Minority wants AGM petroleum arrangement withdrawn

The Minority in Parliament is demanding the immediate withdrawal of the controversial AGM Petroleum Ghana Limited agreement which has seen the country’s stake in the oil contract reduced from 43% to a paltry 18%. The agreement was signed in 2013 but in 2018 attempt to review the contract was rejected by then Energy Minister, Boakye Agyarko, who then said it was not in the interest of government. But curiously, his successor, John Peter Amewu has okayed the renegotiation of that agreement which the Minority claims will lead to a potential loss of about $10 billion to Aker Energy. AGM Petroleum is owned by a Consortium, AGR Gibraltar, comprising of Minexco (OGG) Inc. (“Minexco”), AGR Energy AS (“AGR”) and MED Songhai Developers Limited. Approval of the amendment by Parliament would mean the AGM Petroleum block covering the South Deepwater Tano contract area will be handed to Aker Energy. But at a press briefing Friday, Minority Leader, Haruna Iddrisu questioned the essence of the renegotiation and why government was not engaged in acts that will be beneficial to the country and its interests. “…and to demand that the President, Nana Addo Dankwa [Akuf-Addo] withdraws the petroleum agreement as presented to parliament between GNPC Ghana and AGM and AGER, we say because it is not in the national interest and would not be in the long term national interest of the country. “Indeed the state of Ghana is likely to lose a whopping 10 billion US dollars to Aker Energy.”

The 3,482 km2 SDWT Block is located in deep to ultra-deepwater part of the Tano basin, with water depth ranging from 2,000m to about 3,500m.It is in close proximity to the Hess-operated Deepwater Tano – Cape Three Points block, where seven discoveries were made, and the Vanco/Lukoil Deepwater Cape Three Points block.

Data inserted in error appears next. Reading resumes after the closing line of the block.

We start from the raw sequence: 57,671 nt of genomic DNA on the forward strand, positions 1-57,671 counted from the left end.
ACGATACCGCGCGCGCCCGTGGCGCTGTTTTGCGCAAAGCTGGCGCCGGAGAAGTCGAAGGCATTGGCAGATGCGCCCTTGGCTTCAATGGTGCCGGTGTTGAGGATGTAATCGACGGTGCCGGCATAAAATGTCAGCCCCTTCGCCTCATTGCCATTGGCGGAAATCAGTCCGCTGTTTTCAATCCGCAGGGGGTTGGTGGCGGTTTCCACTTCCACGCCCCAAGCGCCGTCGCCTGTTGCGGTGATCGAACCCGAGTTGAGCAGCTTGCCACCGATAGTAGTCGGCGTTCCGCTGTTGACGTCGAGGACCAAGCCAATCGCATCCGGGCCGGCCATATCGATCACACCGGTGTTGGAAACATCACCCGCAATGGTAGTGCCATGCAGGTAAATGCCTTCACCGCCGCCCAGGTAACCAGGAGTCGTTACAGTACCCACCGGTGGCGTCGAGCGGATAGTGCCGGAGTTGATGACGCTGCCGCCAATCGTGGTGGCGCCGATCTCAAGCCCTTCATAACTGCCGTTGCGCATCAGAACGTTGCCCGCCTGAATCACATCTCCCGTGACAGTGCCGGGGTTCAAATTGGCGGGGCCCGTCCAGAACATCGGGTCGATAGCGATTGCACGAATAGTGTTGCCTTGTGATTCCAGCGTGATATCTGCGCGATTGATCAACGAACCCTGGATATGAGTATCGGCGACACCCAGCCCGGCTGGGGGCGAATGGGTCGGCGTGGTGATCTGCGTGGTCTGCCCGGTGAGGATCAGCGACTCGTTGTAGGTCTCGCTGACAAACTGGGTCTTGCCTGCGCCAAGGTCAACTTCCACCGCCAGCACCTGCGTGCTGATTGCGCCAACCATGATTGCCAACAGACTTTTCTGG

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The new arrangement  as assessed by the Minority presents a “more worrying and compelling” reasons why the deal should not be allowed to hold. “We in the minority believe that, this negotiated agreement is a complete sell off, particular that there is evidence that GNPC invested over 30 million in acquiring data and reducing exploration risk over the block,” the Minority Leader argued. Haruna Iddrisu said members of the minority would “need adequate time and sober mind” to study the contract to ensure that they secured the best contract for Ghana. According to the minority, government is putting undue pressure on Parliament to approve an agreement of such nature in record time of one week, and questioned government’s “indecent haste”. Mr. Iddrisu also raised concern about the “introduction” of a new local company, Quad Petroleum, that was only incorporated in April 10, 2019 and has been given “5% equity interest” under the new contract. Read: Gov’t accused of siding with ‘big’ businesses in AGM petroleum deal Source; 3news.com | Ghana]]>